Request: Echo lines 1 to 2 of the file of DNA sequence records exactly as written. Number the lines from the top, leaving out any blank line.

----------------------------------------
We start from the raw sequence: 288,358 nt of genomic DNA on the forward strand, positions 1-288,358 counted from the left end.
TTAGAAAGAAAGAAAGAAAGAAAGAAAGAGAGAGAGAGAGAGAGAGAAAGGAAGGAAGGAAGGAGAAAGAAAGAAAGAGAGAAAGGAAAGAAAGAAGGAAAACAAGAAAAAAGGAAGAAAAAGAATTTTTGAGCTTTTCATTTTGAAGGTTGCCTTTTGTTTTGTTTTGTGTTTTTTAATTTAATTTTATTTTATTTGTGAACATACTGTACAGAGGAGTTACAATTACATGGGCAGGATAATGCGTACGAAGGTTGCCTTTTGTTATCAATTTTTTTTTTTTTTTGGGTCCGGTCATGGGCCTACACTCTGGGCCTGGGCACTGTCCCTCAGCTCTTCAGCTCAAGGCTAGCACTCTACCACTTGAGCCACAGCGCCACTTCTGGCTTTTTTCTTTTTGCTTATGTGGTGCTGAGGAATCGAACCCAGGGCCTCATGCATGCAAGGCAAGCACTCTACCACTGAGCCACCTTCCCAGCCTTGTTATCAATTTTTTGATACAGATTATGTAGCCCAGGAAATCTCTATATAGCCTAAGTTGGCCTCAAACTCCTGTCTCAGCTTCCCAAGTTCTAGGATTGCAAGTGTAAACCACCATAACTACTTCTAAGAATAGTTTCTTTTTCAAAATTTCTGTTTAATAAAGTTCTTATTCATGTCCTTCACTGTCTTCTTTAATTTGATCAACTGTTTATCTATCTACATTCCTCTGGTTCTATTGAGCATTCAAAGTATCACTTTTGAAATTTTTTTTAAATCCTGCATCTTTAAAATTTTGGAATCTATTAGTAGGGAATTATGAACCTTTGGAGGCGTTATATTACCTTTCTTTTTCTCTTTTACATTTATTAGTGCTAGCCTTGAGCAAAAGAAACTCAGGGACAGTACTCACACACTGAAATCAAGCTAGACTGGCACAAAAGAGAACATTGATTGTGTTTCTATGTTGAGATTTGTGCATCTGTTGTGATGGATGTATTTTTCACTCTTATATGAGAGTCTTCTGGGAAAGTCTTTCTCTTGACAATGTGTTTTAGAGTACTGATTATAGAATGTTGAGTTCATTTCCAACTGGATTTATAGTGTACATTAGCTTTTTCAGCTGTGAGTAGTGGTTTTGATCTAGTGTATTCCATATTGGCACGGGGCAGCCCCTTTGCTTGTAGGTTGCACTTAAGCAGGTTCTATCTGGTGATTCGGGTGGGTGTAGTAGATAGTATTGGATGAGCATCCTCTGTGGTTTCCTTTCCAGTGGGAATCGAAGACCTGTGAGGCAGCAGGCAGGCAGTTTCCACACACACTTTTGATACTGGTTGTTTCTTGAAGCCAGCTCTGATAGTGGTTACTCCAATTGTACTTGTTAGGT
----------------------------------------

We start from the raw sequence: 288,358 nt of genomic DNA on the forward strand, positions 1-288,358 counted from the left end.
TTAGAAAGAAAGAAAGAAAGAAAGAAAGAGAGAGAGAGAGAGAGAGAAAGGAAGGAAGGAAGGAGAAAGAAAGAAAGAGAGAAAGGAAAGAAAGAAGGAAAACAAGAAAAAAGGAAGAAAAAGAATTTTTGAGCTTTTCATTTTGAAGGTTGCCTTTTGTTTTGTTTTGTGTTTTTTAATTTAATTTTATTTTATTTGTGAACATACTGTACAGAGGAGTTACAATTACATGGGCAGGATAATGCGTACGAAGGTTGCCTTTTGTTATCAATTTTTTTTTTTTTTTGGGTCCGGTCATGGGCCTACACTCTGGGCCTGGGCACTGTCCCTCAGCTCTTCAGCTCAAGGCTAGCACTCTACCACTTGAGCCACAGCGCCACTTCTGGCTTTTTTCTTTTTGCTTATGTGGTGCTGAGGAATCGAACCCAGGGCCTCATGCATGCAAGGCAAGCACTCTACCACTGAGCCACCTTCCCAGCCTTGTTATCAATTTTTTGATACAGATTATGTAGCCCAGGAAATCTCTATATAGCCTAAGTTGGCCTCAAACTCCTGTCTCAGCTTCCCAAGTTCTAGGATTGCAAGTGTAAACCACCATAACTACTTCTAAGAATAGTTTCTTTTTCAAAATTTCTGTTTAATAAAGTTCTTATTCATGTCCTTCACTGTCTTCTTTAATTTGATCAACTGTTTATCTATCTACATTCCTCTGGTTCTATTGAGCATTCAAAGTATCACTTTTGAAATTTTTTTTAAATCCTGCATCTTTAAAATTTTGGAATCTATTAGTAGGGAATTATGAACCTTTGGAGGCGTTATATTACCTTTCTTTTTCTCTTTTACATTTATTAGTGCTAGCCTTGAGCAAAAGAAACTCAGGGACAGTACTCACACACTGAAATCAAGCTAGACTGGCACAAAAGAGAACATTGATTGTGTTTCTATGTTGAGATTTGTGCATCTGTTGTGATGGATGTATTTTTCACTCTTATATGAGAGTCTTCTGGGAAAGTCTTTCTCTTGACAATGTGTTTTAGAGTACTGATTATAGAATGTTGAGTTCATTTCCAACTGGATTTATAGTGTACATTAGCTTTTTCAGCTGTGAGTAGTGGTTTTGATCTAGTGTATTCCATATTGGCACGGGGCAGCCCCTTTGCTTGTAGGTTGCACTTAAGCAGGTTCTATCTGGTGATTCGGGTGGGTGTAGTAGATAGTATTGGATGAGCATCCTCTGTGGTTTCCTTTCCAGTGGGAATCGAAGACCTGTGAGGCAGCAGGCAGGCAGTTTCCACACACACTTTTGATACTGGTTGTTTCTTGAAGCCAGCTCTGATAGTGGTTACTCCAATTGTACTTGTTAGGT